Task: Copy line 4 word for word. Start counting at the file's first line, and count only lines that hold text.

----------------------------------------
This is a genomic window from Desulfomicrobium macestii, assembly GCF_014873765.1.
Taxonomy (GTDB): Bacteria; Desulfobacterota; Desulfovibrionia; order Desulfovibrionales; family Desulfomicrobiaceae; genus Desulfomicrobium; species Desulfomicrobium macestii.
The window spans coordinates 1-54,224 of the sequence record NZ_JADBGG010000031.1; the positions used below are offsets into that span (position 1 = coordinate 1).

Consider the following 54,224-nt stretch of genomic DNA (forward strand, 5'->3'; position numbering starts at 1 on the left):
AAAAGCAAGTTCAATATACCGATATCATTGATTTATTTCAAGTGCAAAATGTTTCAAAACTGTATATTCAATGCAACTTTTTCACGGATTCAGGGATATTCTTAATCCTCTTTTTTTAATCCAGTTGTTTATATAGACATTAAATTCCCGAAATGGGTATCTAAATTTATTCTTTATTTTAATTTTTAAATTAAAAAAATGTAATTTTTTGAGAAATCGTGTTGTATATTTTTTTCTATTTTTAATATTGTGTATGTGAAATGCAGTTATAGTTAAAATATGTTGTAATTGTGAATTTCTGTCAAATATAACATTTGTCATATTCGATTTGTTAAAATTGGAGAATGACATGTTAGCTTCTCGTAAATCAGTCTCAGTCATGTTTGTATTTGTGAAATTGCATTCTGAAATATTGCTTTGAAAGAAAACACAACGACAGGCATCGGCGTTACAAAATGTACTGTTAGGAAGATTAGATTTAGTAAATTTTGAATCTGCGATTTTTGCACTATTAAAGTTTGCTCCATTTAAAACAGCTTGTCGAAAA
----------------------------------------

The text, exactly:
Consider the following 54,224-nt stretch of genomic DNA (forward strand, 5'->3'; position numbering starts at 1 on the left):